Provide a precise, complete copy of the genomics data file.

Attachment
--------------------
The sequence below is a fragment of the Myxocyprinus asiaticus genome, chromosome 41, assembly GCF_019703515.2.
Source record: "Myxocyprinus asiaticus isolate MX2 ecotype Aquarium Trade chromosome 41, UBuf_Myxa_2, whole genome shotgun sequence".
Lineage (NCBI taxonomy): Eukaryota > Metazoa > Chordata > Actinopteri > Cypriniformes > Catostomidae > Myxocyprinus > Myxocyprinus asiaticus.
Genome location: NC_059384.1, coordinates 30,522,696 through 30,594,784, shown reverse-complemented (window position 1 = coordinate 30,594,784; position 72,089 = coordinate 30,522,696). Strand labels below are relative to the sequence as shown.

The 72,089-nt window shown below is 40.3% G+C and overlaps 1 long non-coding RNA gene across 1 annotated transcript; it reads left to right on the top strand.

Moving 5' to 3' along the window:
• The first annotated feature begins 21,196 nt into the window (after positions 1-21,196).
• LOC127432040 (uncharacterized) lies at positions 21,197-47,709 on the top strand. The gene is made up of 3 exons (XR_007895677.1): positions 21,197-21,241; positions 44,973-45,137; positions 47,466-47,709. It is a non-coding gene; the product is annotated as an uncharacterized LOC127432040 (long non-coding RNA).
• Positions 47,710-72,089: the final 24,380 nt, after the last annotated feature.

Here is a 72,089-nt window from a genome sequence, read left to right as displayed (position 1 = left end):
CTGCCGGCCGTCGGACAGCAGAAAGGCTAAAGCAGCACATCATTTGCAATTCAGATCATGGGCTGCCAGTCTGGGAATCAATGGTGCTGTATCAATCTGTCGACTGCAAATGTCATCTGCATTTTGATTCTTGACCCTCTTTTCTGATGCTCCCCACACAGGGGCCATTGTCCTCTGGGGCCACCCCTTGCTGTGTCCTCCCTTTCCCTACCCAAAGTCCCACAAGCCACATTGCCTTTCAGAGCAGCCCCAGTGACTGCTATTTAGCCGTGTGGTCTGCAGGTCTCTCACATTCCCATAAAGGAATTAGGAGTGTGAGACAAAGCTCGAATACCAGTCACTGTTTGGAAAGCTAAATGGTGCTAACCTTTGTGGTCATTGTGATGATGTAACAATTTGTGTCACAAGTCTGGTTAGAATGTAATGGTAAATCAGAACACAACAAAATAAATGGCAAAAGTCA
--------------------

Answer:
The sequence below is a fragment of the Myxocyprinus asiaticus genome, chromosome 41, assembly GCF_019703515.2.
Source record: "Myxocyprinus asiaticus isolate MX2 ecotype Aquarium Trade chromosome 41, UBuf_Myxa_2, whole genome shotgun sequence".
Lineage (NCBI taxonomy): Eukaryota > Metazoa > Chordata > Actinopteri > Cypriniformes > Catostomidae > Myxocyprinus > Myxocyprinus asiaticus.
Genome location: NC_059384.1, coordinates 30,522,696 through 30,594,784, shown reverse-complemented (window position 1 = coordinate 30,594,784; position 72,089 = coordinate 30,522,696). Strand labels below are relative to the sequence as shown.

The 72,089-nt window shown below is 40.3% G+C and overlaps 1 long non-coding RNA gene across 1 annotated transcript; it reads left to right on the top strand.

Moving 5' to 3' along the window:
• The first annotated feature begins 21,196 nt into the window (after positions 1-21,196).
• LOC127432040 (uncharacterized) lies at positions 21,197-47,709 on the top strand. The gene is made up of 3 exons (XR_007895677.1): positions 21,197-21,241; positions 44,973-45,137; positions 47,466-47,709. It is a non-coding gene; the product is annotated as an uncharacterized LOC127432040 (long non-coding RNA).
• Positions 47,710-72,089: the final 24,380 nt, after the last annotated feature.

Here is a 72,089-nt window from a genome sequence, read left to right as displayed (position 1 = left end):
CTGCCGGCCGTCGGACAGCAGAAAGGCTAAAGCAGCACATCATTTGCAATTCAGATCATGGGCTGCCAGTCTGGGAATCAATGGTGCTGTATCAATCTGTCGACTGCAAATGTCATCTGCATTTTGATTCTTGACCCTCTTTTCTGATGCTCCCCACACAGGGGCCATTGTCCTCTGGGGCCACCCCTTGCTGTGTCCTCCCTTTCCCTACCCAAAGTCCCACAAGCCACATTGCCTTTCAGAGCAGCCCCAGTGACTGCTATTTAGCCGTGTGGTCTGCAGGTCTCTCACATTCCCATAAAGGAATTAGGAGTGTGAGACAAAGCTCGAATACCAGTCACTGTTTGGAAAGCTAAATGGTGCTAACCTTTGTGGTCATTGTGATGATGTAACAATTTGTGTCACAAGTCTGGTTAGAATGTAATGGTAAATCAGAACACAACAAAATAAATGGCAAAAGTCA